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What you should know about recording police activity

| Jan 27, 2021 | Criminal Defense

These days, between cellphone and surveillance videos inside and outside of businesses and other properties, it seems like just about every interaction between police and citizens is recorded. But what should you know before you record your interaction (or someone else’s) with police?

Public vs. private spaces

The right to record police interactions is protected both under the First Amendment and common law, at least in a public space. However, remember the following:

If you’re on someone else’s private property, the property owner can tell you to leave and/or stop recording. If you don’t, you could face arrest.

Tips for recording

Whether you’re the one being questioned or you’re a concerned bystander watching a heated encounter between police and someone else, keep these tips in mind:

  • If an officer tries to stop you from recording, remind them that you have the right to record.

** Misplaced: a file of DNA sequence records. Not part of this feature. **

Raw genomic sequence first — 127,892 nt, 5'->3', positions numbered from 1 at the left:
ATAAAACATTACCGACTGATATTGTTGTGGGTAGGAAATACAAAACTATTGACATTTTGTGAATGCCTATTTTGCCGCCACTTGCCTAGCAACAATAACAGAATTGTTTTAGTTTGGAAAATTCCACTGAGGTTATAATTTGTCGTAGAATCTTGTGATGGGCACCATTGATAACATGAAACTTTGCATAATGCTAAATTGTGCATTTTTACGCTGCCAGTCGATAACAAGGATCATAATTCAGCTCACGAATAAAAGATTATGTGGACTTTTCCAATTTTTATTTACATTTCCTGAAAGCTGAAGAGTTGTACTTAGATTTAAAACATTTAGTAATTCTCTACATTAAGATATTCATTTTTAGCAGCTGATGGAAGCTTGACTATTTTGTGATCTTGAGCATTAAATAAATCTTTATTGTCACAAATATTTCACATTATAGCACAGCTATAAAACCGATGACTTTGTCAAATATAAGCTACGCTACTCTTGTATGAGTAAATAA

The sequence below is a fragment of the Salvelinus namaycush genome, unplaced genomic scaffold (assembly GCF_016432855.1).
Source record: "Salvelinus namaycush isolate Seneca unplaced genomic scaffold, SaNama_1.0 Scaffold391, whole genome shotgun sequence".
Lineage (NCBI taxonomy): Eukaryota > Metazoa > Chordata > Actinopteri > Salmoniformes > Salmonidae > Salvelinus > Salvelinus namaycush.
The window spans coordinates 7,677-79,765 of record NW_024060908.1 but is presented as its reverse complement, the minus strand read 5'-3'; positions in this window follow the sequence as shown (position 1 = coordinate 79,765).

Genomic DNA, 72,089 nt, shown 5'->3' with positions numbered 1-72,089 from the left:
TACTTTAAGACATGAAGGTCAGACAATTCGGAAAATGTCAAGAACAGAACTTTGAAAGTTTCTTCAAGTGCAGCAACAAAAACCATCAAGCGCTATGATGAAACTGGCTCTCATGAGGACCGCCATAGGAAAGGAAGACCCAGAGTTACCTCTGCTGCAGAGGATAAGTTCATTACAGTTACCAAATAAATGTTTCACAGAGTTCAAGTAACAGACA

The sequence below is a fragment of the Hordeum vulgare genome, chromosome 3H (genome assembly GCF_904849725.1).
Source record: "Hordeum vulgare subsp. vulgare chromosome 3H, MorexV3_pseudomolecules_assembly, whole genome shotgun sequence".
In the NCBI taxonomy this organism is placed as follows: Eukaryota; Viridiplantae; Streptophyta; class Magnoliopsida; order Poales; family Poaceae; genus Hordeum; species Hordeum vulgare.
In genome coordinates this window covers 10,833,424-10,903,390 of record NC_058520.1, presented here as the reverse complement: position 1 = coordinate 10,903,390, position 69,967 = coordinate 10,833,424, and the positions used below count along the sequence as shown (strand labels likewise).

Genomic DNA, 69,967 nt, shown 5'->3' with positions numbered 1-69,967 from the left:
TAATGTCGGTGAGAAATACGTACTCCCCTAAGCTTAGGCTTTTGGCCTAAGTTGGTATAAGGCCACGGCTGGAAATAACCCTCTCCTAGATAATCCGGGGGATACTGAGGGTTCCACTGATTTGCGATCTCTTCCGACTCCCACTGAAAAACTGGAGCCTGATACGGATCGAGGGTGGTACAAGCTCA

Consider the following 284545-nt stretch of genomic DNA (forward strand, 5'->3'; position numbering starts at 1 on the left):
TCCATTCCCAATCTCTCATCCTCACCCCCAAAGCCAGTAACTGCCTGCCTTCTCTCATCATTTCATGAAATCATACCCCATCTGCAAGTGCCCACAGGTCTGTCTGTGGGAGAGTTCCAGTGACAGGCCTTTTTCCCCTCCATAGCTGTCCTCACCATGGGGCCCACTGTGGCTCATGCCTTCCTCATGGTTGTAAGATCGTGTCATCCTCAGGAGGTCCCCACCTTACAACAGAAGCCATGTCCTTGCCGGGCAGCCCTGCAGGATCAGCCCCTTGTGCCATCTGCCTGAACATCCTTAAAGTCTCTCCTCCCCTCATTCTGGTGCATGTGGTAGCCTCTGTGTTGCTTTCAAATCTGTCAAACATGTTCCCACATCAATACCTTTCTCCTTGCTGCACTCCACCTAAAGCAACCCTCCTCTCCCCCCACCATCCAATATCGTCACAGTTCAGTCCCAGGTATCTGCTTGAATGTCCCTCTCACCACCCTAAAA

• Don’t point your phone or camera like a weapon or hold it out aggressively. Keep it close to you.
  • If you’re asked to identify yourself or step back, do so. Police have a right to ask such questions.

In some situations, it may be in your best interest to inform the police officer that you are recording the activity. However, this is not always possible in all situations, especially when the encounter in question is fast-paced or aggressive.

Can police take or search your phone?

Generally, law enforcement officers need a warrant to take your phone as well as to search through it. They don’t have the right to delete any videos or anything else from it without your consent.

If an officer directs you to stop recording and you believe you’re not hindering their activity, it’s your choice whether to comply. However, they may arrest you.

Regardless of what the response is to your recording activity, it’s in your best interest to remain calm. If you are the one being detained and questioned, you could end up facing more serious criminal charges. Politely but firmly assert your rights, including your right to an attorney if you are arrested.